The European Commission has finally officially confirmed that it will make the Mediterranean route in a pan-European freight train network a priority, although it also committed itself to the other Spanish routes that the current Madrid government wanted (read article in Catalan here, El Punt-Avui). While the EC won't spend money building a line through the Pyrenees, which was the suggested continuation of the central route to pass through Madrid and Zaragoza. "Not everything has to pass through the centre," said the Euro Commissioner for Transport, Siim Kallas; he dismissed the plan for the central route as being "unrealistic" and "extremely expensive", as well as "worrying for the environment and security". However, the EC's plan is for the Mediterranean line to split at Tarragona; while one branch will then continue down the coast to Almeria (not stopping at Cartagena) and on to Sevilla via an inland route through Granda, the other branch will run to Zaragoza and Madrid—ie. following part of the central route that the Spanish government had promoted—arriving at Algeciras via Cordoba. As such, the final version, which should make all parties happy, will see products arriving from north Africa at the French border having passed through both Barcelona and Madrid.
The ratings agency Moody's has reduced its rating for Catalan long-term debt, as well as for that of eight other Spanish autonomous communities (read article in Castilian here, La Vanguardia). In addition, Moody's has reduced the rating for two Basque provinces, three public companies and five public institutions, all between one or two grades and giving them all negative future prospects. Of this series of downgrades, one that stands out is that concerning the debt of Castilla La Mancha, whose rating fell from A3 to Ba2, giving it the qualification of 'junk bond', according to a press release from the agency. This move comes scarcely 24 hours after the reduction from Aa2 to A1 of Spanish sovereign debt, which was also given negative future prospects, due to the vulnerability of the country to market tensions and the forecasts of moderate economic growth in the future.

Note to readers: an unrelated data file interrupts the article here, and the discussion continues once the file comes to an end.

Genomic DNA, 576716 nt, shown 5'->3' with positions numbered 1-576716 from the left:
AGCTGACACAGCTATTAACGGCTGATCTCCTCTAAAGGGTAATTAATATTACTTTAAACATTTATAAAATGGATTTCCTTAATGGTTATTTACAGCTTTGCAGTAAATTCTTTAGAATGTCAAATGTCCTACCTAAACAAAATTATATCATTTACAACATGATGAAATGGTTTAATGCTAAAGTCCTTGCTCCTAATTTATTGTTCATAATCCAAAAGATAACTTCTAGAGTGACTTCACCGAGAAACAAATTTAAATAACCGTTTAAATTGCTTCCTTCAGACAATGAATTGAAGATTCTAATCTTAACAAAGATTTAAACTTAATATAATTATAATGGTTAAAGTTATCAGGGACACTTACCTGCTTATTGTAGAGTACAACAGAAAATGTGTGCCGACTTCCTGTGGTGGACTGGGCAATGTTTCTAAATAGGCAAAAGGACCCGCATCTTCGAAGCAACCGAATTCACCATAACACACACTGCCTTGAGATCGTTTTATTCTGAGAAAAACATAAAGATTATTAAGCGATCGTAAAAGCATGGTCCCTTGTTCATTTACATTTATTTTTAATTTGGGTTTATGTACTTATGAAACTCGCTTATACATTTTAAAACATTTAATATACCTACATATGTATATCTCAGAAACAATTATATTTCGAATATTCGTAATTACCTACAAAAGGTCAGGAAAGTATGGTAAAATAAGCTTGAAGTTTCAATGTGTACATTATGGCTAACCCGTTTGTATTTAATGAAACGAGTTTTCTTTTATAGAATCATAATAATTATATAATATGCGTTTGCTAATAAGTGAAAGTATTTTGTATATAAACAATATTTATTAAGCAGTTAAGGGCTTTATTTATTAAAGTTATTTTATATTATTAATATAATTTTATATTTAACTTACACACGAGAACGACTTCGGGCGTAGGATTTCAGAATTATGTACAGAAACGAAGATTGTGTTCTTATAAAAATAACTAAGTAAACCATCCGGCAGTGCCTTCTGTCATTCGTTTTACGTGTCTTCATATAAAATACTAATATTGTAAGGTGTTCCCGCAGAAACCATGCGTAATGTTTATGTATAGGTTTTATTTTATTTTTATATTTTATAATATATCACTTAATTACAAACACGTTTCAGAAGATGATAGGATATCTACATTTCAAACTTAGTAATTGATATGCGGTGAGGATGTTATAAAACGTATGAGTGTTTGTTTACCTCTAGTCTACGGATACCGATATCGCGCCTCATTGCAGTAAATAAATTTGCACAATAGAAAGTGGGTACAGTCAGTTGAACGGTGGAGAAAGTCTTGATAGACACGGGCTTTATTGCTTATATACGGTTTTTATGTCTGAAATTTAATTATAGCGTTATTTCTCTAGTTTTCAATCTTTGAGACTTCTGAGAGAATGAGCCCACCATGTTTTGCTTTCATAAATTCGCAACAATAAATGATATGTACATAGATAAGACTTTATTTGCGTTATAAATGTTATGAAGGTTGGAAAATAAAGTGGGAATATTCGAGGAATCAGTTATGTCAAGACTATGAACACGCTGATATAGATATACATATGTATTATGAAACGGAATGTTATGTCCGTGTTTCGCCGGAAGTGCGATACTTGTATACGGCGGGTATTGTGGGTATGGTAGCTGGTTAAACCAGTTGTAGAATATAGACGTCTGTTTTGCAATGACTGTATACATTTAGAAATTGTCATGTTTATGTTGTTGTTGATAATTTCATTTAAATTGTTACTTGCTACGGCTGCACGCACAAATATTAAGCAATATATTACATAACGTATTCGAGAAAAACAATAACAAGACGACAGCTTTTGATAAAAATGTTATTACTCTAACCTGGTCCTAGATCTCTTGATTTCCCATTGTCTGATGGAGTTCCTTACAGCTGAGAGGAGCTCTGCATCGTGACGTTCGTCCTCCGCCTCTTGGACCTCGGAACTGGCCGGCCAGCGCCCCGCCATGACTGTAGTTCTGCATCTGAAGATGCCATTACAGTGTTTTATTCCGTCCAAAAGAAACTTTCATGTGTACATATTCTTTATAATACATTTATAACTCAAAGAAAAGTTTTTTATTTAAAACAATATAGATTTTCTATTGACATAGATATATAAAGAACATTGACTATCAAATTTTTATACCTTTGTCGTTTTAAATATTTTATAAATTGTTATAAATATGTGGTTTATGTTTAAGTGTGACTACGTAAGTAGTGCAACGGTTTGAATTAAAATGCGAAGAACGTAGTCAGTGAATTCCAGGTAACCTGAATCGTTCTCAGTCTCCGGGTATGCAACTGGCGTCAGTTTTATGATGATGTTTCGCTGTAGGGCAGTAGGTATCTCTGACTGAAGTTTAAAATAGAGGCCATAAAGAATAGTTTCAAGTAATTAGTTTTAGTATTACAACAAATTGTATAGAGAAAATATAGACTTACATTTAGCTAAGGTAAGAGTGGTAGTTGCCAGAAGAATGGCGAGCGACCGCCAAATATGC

The Spanish government has still not paid the Generalitat the €759 million that the prime minister, José Luis Rodríguez Zapatero, promised to Catalan president Artur Mas at a meeting in February this year (read article in Castilian here, La Vanguardia). This money, which has been owed to Catalunya since 2008, is to cover pending investment in local infrastructure. The Generalitat is counting on the money as income for 2011 but has yet to see it, according to a report this morning on the radio station RAC1. The February 7th meeting was the only one that the two leaders have had, and one of the few commitments that Zapatero made to Mas during the encounter was the payment of this outstanding debt; the fact that the transfer of money has not been made has been given as one of the reasons that the Generalitat has been unable to prepare its 2012 budget, because it doesn't know whether it will have this money available.